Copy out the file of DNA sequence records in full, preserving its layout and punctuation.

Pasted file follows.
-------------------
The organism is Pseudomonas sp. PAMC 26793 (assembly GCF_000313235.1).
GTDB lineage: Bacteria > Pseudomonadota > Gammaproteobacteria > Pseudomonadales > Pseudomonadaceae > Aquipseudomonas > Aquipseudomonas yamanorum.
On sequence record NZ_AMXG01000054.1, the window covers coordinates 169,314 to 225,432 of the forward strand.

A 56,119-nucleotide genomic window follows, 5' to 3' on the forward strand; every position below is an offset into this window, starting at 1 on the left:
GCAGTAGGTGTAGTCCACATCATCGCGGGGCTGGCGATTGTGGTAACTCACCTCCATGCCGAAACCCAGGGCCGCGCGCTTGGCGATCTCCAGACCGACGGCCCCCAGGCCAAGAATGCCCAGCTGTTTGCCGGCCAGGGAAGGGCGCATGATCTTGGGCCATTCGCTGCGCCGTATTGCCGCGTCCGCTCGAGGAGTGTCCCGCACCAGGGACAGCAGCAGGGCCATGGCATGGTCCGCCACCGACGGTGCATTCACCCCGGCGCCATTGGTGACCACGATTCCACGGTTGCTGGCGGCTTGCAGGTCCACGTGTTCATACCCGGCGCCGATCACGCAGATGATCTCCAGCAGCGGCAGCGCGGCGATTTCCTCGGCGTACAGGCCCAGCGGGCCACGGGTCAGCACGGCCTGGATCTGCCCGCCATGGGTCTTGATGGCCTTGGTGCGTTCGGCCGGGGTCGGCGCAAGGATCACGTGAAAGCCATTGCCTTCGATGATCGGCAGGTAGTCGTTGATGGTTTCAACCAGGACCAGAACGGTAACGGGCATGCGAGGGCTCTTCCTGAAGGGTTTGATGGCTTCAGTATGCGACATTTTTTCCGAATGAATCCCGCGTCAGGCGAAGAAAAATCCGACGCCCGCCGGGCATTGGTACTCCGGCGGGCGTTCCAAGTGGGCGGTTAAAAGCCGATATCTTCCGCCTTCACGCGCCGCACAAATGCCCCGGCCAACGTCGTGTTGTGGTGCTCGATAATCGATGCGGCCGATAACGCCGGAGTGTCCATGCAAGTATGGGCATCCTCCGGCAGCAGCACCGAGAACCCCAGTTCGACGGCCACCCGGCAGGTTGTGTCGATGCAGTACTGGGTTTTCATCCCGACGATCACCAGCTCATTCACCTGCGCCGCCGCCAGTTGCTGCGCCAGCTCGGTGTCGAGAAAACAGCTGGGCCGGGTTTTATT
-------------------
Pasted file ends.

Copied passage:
The organism is Pseudomonas sp. PAMC 26793 (assembly GCF_000313235.1).
GTDB lineage: Bacteria > Pseudomonadota > Gammaproteobacteria > Pseudomonadales > Pseudomonadaceae > Aquipseudomonas > Aquipseudomonas yamanorum.
On sequence record NZ_AMXG01000054.1, the window covers coordinates 169,314 to 225,432 of the forward strand.

A 56,119-nucleotide genomic window follows, 5' to 3' on the forward strand; every position below is an offset into this window, starting at 1 on the left:
GCAGTAGGTGTAGTCCACATCATCGCGGGGCTGGCGATTGTGGTAACTCACCTCCATGCCGAAACCCAGGGCCGCGCGCTTGGCGATCTCCAGACCGACGGCCCCCAGGCCAAGAATGCCCAGCTGTTTGCCGGCCAGGGAAGGGCGCATGATCTTGGGCCATTCGCTGCGCCGTATTGCCGCGTCCGCTCGAGGAGTGTCCCGCACCAGGGACAGCAGCAGGGCCATGGCATGGTCCGCCACCGACGGTGCATTCACCCCGGCGCCATTGGTGACCACGATTCCACGGTTGCTGGCGGCTTGCAGGTCCACGTGTTCATACCCGGCGCCGATCACGCAGATGATCTCCAGCAGCGGCAGCGCGGCGATTTCCTCGGCGTACAGGCCCAGCGGGCCACGGGTCAGCACGGCCTGGATCTGCCCGCCATGGGTCTTGATGGCCTTGGTGCGTTCGGCCGGGGTCGGCGCAAGGATCACGTGAAAGCCATTGCCTTCGATGATCGGCAGGTAGTCGTTGATGGTTTCAACCAGGACCAGAACGGTAACGGGCATGCGAGGGCTCTTCCTGAAGGGTTTGATGGCTTCAGTATGCGACATTTTTTCCGAATGAATCCCGCGTCAGGCGAAGAAAAATCCGACGCCCGCCGGGCATTGGTACTCCGGCGGGCGTTCCAAGTGGGCGGTTAAAAGCCGATATCTTCCGCCTTCACGCGCCGCACAAATGCCCCGGCCAACGTCGTGTTGTGGTGCTCGATAATCGATGCGGCCGATAACGCCGGAGTGTCCATGCAAGTATGGGCATCCTCCGGCAGCAGCACCGAGAACCCCAGTTCGACGGCCACCCGGCAGGTTGTGTCGATGCAGTACTGGGTTTTCATCCCGACGATCACCAGCTCATTCACCTGCGCCGCCGCCAGTTGCTGCGCCAGCTCGGTGTCGAGAAAACAGCTGGGCCGGGTTTTATT